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Page 8 - No tax or duty shall be laid by the Legislature on articles exported from any State ; nor on the migration or importation of such persons as the several States shall think proper to admit ; nor shall such migration or importation be prohibited.
Page 11 - If the Convention thinks that North Carolina, South Carolina, and Georgia, will ever agree to the plan, unless their right to import slaves be untouched, the expectation is vain. The people of those States will never be such fools, as to give up so important an interest.
Page 13 - This, he said, would be most fair, and would avoid the ambiguity by which, under the power with regard to naturalization, the liberty reserved to the states might be defeated. He wished it to be known, also, that this part of the Constitution was a compliance with those states. If the change of language, however, should be objected to by the members from those states, he should not urge it. Col. MASON was not against using the term
Page 11 - This widening of opinions had a threatening aspect. If we do not agree on this middle and moderate ground, he was afraid we should lose two States, with such others as may be disposed to stand aloof; should fly into a variety of shapes and directions, and most probably into several confederations, — and not without bloodshed.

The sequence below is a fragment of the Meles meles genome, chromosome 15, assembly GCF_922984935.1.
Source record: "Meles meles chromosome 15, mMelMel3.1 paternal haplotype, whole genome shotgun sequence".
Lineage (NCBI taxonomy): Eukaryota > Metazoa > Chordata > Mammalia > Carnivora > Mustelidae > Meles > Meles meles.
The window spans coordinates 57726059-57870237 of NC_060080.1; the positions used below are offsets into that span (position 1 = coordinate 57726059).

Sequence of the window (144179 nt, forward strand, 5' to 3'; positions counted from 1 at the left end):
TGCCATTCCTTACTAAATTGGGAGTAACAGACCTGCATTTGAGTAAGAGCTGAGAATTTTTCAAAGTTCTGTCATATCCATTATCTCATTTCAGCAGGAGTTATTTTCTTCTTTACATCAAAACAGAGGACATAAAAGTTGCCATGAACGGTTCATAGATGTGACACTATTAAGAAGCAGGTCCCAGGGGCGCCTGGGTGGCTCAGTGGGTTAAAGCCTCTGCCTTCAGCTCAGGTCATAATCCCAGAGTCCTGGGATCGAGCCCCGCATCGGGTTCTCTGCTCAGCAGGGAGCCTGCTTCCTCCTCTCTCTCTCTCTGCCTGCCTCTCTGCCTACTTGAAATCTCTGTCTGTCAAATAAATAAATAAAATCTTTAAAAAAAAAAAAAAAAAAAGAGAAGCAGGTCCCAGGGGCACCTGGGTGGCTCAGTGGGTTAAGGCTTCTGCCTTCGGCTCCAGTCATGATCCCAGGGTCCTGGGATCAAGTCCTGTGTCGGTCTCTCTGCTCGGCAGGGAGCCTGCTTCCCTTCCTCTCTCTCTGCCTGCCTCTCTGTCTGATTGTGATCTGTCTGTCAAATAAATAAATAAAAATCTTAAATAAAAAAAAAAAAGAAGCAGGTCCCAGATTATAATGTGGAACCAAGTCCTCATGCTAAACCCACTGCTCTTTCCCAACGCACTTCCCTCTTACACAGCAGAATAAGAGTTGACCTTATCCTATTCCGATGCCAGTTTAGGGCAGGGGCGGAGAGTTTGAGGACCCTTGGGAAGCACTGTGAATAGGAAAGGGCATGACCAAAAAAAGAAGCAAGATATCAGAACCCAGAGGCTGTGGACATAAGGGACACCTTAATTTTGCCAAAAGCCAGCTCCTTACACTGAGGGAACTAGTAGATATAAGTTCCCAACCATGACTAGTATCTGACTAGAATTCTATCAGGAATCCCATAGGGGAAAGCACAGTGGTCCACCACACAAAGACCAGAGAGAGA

Page 11 - Mr. SHERMAN said it was better to let the Southern States import slaves than to part with them, if they made that a sine qua non.
Page 11 - RANDOLPH was for committing in order that some middle ground might, if possible, be found. He could never agree to the clause as it stands. He would sooner risk the Constitution. He dwelt on the dilemma to which the Convention was exposed. By agreeing to the clause, it would revolt the Quakers, the Methodists, and many others in the States having no slaves. On the other hand, two States might be lost to the Union. Let us then, he said, try the chance of a commitment.
Page 7 - P1NCKNEY reminded the Convention, that if the Committee should fail to insert some security to the Southern State against an emancipation of slaves, and taxes on exports, he should be bound by duty to his State to vote against their report.
Page 9 - He had hoped that some accommodation would have taken place on this subject ; that at least a time would have been limited for the importation of slaves. He never could agree to let them be imported without limitation, and then be represented in the National Legislature.
Page 9 - In two great points, the hands of the legislature were absolutely tied. The importation of slaves could not be prohibited. Exports could not be taxed.
Page 6 - RESOLVED, That it be an instruction to the committee, to whom were referred the proceedings of the convention for the establishment of a national government, to receive a clause or clauses, requiring certain qualifications of property and citizenship, in the United States, for the executive, the judiciary, and the members of both branches of the legislature of the United States.] With the above resolutions were referred the propositions offered by Mr C.

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